A video of a Muslim woman in a full Islamic veil emblazoned with a hand grenade and a machine gun warning of retaliation against Islamophobia after the Manchester terror attack was buried by UK broadcaster Channel 4.
Channel 4 visited a Muslim community in south Manchester to get their take on the Islamic terror attack that killed 23 people and injured 120 others. Viewers were immediately drawn to a woman wearing a full black veil with only her eyes visible.
The woman’s clothing had the word “love” emblazoned on it, but on closer inspection, the letters are made up of a machine gun and a hand grenade.
Asked by host Krishnan Guru-Murthy about her “reactions and feelings” in the aftermath of the horrific attack, the woman said she didn’t “need to prove anything”.
Asked if she thought there would be a backlash against Muslims, the woman responded that the backlash had “already started” and that “Islamophobia will probably rise now”.
Guru-Murthy then quizzed the woman on whether such “Islamophobia” will cause young Muslim men to feel more “isolated”.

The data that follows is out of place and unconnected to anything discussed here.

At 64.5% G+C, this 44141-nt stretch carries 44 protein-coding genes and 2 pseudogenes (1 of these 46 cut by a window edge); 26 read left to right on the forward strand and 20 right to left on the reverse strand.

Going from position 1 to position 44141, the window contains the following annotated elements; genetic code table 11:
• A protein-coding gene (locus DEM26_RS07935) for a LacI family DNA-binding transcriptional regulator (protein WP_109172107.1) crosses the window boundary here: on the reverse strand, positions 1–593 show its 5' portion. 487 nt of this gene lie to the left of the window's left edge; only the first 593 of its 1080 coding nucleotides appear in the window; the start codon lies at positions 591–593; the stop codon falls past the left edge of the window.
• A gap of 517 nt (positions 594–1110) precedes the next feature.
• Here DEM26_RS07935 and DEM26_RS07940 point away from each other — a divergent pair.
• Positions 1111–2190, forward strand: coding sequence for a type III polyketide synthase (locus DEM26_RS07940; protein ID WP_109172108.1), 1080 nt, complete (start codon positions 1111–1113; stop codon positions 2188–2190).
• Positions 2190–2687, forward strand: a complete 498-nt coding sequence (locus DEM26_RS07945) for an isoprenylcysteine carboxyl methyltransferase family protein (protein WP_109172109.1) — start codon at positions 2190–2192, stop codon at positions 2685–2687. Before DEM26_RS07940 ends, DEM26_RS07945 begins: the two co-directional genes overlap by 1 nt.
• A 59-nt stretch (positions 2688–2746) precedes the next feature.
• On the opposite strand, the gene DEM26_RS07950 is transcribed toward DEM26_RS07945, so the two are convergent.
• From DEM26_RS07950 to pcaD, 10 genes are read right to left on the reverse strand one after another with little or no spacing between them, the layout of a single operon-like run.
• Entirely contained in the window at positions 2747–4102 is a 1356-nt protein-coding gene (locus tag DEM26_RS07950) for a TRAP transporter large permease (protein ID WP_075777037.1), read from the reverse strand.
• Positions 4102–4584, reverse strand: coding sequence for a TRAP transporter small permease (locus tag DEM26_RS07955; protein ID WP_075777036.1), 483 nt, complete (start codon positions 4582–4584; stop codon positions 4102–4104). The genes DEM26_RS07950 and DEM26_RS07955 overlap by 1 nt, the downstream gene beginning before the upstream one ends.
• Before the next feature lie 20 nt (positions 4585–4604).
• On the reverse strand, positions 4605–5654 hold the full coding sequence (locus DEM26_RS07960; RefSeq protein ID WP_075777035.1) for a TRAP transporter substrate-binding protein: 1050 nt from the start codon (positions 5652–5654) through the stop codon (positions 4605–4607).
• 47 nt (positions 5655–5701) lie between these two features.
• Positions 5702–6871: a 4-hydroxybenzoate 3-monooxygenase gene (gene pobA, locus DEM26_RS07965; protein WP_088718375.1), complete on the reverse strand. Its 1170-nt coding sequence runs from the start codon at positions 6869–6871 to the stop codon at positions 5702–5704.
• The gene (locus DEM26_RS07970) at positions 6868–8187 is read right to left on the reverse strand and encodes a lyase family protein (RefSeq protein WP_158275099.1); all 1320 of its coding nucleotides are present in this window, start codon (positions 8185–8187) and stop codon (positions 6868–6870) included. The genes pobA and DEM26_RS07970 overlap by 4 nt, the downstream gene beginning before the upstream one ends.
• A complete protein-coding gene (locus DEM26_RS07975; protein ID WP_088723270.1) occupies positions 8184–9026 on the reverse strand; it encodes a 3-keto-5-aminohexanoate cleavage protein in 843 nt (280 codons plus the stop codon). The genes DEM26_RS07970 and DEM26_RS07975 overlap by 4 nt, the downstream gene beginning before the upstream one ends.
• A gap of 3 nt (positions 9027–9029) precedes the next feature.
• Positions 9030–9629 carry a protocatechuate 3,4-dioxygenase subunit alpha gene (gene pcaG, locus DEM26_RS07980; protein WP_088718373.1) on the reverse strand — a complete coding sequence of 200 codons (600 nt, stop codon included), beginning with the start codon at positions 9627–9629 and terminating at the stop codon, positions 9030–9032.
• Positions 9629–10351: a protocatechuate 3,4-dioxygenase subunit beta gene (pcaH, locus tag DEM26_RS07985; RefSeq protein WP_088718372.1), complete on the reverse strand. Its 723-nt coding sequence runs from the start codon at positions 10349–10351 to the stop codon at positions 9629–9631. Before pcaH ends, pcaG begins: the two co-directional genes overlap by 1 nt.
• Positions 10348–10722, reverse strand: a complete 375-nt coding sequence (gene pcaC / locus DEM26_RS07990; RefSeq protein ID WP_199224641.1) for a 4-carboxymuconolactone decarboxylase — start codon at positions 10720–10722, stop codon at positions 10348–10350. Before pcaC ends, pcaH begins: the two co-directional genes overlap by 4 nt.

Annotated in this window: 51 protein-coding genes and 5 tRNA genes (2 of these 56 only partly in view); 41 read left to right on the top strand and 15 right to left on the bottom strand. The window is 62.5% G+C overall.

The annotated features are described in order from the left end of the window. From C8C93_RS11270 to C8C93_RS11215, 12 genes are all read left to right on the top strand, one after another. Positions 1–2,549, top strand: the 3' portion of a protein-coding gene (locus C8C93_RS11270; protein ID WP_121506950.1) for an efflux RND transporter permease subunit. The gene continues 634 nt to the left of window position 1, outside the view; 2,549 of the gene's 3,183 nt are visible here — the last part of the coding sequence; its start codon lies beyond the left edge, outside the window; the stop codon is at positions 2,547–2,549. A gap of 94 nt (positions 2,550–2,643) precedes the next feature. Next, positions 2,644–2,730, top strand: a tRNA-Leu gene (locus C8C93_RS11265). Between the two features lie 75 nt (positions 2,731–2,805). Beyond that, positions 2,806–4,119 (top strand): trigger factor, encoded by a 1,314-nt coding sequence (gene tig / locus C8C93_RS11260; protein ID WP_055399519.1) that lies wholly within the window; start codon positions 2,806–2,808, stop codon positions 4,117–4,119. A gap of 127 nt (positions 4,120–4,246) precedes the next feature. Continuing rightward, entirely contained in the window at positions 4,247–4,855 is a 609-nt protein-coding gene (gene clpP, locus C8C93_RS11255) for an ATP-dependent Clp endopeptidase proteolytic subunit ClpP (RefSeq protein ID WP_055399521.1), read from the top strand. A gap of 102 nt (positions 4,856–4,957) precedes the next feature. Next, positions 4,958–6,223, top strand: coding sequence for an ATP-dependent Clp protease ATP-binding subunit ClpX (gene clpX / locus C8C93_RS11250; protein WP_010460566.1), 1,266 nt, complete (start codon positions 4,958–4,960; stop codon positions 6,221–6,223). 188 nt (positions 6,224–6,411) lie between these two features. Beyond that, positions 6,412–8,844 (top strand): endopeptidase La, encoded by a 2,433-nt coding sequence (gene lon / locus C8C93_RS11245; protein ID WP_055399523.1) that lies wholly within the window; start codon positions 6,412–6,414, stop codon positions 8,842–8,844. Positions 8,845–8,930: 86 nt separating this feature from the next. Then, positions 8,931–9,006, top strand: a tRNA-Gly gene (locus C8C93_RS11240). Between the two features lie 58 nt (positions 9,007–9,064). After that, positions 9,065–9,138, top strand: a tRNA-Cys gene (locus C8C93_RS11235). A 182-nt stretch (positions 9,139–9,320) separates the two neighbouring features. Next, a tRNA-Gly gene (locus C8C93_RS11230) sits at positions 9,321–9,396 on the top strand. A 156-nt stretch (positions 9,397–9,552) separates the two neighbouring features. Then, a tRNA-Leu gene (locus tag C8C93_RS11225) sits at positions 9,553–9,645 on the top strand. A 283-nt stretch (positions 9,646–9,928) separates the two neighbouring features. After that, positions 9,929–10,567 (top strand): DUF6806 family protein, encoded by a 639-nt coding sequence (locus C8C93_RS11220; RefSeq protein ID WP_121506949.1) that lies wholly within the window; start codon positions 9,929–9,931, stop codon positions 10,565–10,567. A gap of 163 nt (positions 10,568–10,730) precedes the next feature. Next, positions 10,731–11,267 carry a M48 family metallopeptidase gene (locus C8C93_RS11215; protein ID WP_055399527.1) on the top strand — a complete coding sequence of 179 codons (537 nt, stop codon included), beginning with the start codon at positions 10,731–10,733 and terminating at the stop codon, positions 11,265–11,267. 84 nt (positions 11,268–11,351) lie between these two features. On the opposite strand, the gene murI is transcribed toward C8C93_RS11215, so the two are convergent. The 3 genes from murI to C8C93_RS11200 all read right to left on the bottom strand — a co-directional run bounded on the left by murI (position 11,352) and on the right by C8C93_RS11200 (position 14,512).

“What do you think? I mean, obviously hate with hate, people will retaliate obviously,” she responded.
Other Muslims interviewed for the segment denied that they needed to do any more to rout out radicalization within their community, with one man claiming Muslims, “are the ones who are collateral damage of this kind of attack.”
Channel 4 removed the entire segment from their website without explanation, prompting accusations that the broadcaster was attempting to cover-up the true attitudes of Muslims towards the Manchester attack.
“Channel 4 (UK) broadcast this interview with local area Muslims and subsequently took it down because it didn’t fit their narrative,” commented the individual who re-uploaded the video to YouTube.
“The killers community laugh in our face,” commented British journalist Katie Hopkins, accusing Channel 4 of providing a platform to Islamists.
— Katie Hopkins (@KTHopkins) May 25, 2017
Hopkins, who is under police investigation for the alleged “hate crime” of asking Brits to “demand action” to stop terrorism, labeled the comments a “terrifying reaction to slaughter of our children.”
“No remorse, no condemnation, no sense the attack was wrong,” she tweeted.
Numerous indications that the suicide bomber, Salman Ramadan Abedi, was a radical jihadist, were known before the attack, including the fact that he flew an ISIS flag from his house, but none of the terrorist’s neighbors thought this behavior suspicious enough to report to authorities.
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